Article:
On Wednesday, November 22, 2017, Pakistani Prime Minister Shahid Khaqan Abbasi along with newly arrived Chinese ambassador Yao Jing, Balochistan’s Chief Minister Sanaullah Zehri as well as other high-ranking political leaders and officials performed the ground-breaking ceremony of East Bay Expressway in Gwadar with all the glitter and fanfare that has now become a trademark for projects related to China-Pakistan Economic Corridor (CPEC.)
Plane loads of ministers, officials, Chinese diplomats and other workers, and media-men had to be flown from the national and provincial capitals to Gwadar, touching the ground at the port city’s old airport, or, rather, the airstrip masquerading as an airport. This was on the westernmost side of Pakistan’s 1000 kilometre long coast – Makran, precisely. The expressway beyond a doubt is one of the major transport-logistics components being pursued under CPEC.
Exactly a week later, the always-busy, go-getter but stop-gap premier was facing the TV cameras at Port Qasim – this time on the eastern end of the country’s coast closer to the environmentally vulnerable Indus delta – inaugurating yet another significant CPEC project, the unit I of coal-fired power plant (2×660=1320 MW.) The ‘famous’ Qatari prince flew in for the purpose and was present on the occasion, after having met Nawaz Sharif in Jati Umra. The prince’s company, Al-Mirqab Capital is a major stakeholder in the project.
Pakistan is now energy surplus, boasted the PML-N stalwart, who is tasked with making the nation believe that his party’s government has turned things around in case of the country’s economy – particularly so in case of doing away with crippling energy shortages – during its 2013-18 tenure.
He was by no means wrong. Pakistan now has been able to install capacity that exceeds existing demand, thanks to CPEC’s power-generation projects.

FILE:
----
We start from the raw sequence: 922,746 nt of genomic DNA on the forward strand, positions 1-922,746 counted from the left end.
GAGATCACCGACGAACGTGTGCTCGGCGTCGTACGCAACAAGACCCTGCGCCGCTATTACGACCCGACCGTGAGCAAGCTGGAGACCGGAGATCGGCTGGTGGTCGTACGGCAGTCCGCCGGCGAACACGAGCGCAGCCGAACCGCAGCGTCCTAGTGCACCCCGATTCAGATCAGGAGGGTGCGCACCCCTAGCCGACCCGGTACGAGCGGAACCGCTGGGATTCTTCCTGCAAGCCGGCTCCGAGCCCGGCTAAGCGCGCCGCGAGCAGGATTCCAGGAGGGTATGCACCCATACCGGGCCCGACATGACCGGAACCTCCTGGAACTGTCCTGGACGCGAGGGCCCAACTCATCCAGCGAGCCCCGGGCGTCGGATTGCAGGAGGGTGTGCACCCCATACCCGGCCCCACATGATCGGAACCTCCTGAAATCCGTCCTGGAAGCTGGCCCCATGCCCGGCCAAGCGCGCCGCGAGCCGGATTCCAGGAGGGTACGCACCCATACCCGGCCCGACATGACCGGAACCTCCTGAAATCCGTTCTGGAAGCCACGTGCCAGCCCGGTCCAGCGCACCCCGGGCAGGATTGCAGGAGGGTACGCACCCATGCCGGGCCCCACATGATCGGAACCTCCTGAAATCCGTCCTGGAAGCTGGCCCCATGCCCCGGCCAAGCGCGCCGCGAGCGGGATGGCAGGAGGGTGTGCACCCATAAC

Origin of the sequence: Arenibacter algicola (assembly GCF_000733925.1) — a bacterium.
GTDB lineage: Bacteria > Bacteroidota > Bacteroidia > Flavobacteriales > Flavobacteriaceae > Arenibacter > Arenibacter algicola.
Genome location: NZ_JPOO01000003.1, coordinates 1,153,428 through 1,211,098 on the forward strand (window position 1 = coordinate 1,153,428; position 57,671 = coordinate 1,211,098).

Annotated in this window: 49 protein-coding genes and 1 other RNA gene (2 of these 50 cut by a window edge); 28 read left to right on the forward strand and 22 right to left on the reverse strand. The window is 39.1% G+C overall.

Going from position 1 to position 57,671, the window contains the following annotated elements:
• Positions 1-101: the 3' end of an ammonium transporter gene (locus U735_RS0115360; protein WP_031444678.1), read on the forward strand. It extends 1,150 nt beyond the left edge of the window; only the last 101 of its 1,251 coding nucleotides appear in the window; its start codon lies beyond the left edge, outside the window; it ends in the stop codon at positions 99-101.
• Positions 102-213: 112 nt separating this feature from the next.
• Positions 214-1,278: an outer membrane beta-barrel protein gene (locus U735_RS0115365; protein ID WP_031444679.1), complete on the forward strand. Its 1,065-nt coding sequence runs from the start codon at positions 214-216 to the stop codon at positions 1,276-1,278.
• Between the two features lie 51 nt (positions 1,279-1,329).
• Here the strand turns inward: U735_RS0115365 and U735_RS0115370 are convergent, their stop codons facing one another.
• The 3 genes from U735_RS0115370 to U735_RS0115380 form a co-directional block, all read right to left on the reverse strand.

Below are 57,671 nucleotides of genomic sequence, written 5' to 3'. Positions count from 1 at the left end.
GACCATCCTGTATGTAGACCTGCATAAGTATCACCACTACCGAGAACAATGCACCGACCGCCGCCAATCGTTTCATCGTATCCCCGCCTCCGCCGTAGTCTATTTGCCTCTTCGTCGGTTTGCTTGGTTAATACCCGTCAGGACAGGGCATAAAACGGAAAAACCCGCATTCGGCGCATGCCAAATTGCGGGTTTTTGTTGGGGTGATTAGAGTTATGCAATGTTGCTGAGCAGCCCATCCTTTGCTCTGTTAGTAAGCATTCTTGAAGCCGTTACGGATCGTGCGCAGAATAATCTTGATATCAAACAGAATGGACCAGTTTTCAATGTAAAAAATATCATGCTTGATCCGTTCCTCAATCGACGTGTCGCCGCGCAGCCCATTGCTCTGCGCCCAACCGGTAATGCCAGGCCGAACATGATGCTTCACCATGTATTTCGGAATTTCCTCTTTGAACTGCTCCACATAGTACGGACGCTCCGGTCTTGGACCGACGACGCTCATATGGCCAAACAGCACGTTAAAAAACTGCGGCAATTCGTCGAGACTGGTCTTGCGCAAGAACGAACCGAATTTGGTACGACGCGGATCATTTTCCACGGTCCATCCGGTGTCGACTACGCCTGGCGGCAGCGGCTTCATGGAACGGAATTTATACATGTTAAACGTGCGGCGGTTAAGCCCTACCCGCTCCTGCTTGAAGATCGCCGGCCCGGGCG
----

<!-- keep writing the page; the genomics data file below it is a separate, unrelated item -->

But another news on that very day (November 29, 2017) did not get the attention it deserved. It was that Pakistan had floated and issued dollar bonds worth $ 2.5 billion – meaning that the country’s economic managers acquired costly commercial loans of a huge sum – due to depleting foreign exchange reserves. This was the largest such bond offering or the largest such loan. Note the price of keeping the International Monetary Fund (IMF) at bay – it is not clear for how long – a politically correct approach but not necessarily so when it comes to desired approaches for managing an economy such as Pakistan.
So what is the connection between these two pieces of news?
CPEC indeed is one of the greatest opportunities with wide-ranging benefits and prospects attached to it, for Pakistan and its people. The flagship initiative of China’s mega Belt and Road strategy, CPEC may even be described as the single largest opening for the Pakistani economy in the seven decades old journey so far.
But Pakistan’s economy, economic opportunities and prospects do not end at the CPEC. Not at all.
Such has been the focus of PML-N led Pakistani government on CPEC over past four years or so period that several other important dimensions and aspects of the national economy, it seems, have not attracted due attention. And as the constitutional end of government’s tenure comes closer, and election season looms notwithstanding the legislative delays it may encounter, the desire in the power corridors to put more and more inauguration plaques on CPEC related projects seems to be intensifying. Inauguration of a section of Hazara Motorway is coming up next, soon. Again, a politically correct approach. Not necessarily so for strengthening economic fundamentals, though.
On the other hand, many of the critical economic and financial issues are crying for proper strategies and governmental attention. Debt burden is becoming unbearable; the external sector is in turmoil with exports failing to pick up meaningfully and current account deficit is ballooning. Agriculture, the backbone of the economy, is mired in several problems and controversies. Tackling the up and coming challenges associated with climate change remains ostensibly out of the radar of the policymakers. Progress towards the desired tax culture and increasing collection remains slow. One can keep counting.
One should not overlook that some opportunities at regional and extended regional level beyond CPEC have also not attracted the due interest of the policymakers as of now. Many such opportunities would, in fact, instil a competitive spirit in CPEC itself.
One of the problems of the prime minister is quite understandable. The absence of a full-time finance minister – while the search for a stop-gap special assistant or advisor is on – has added unprecedented burden on his shoulders. This needs to be acknowledged.
Let us state it again that CPEC and its recently approved Long-Term Plan (LTP) remain pivotal for Pakistan’s development over the next decade and a half. Thus, timely completion of CPEC projects already initiated and the incorporation in it of further win-win projects to be taken up in collaboration with China should remain a priority.
At the same time, however, other dynamics of the national economy also warrant the corresponding and uncompromising, attention, time and energy of those at the helm of affairs.Share: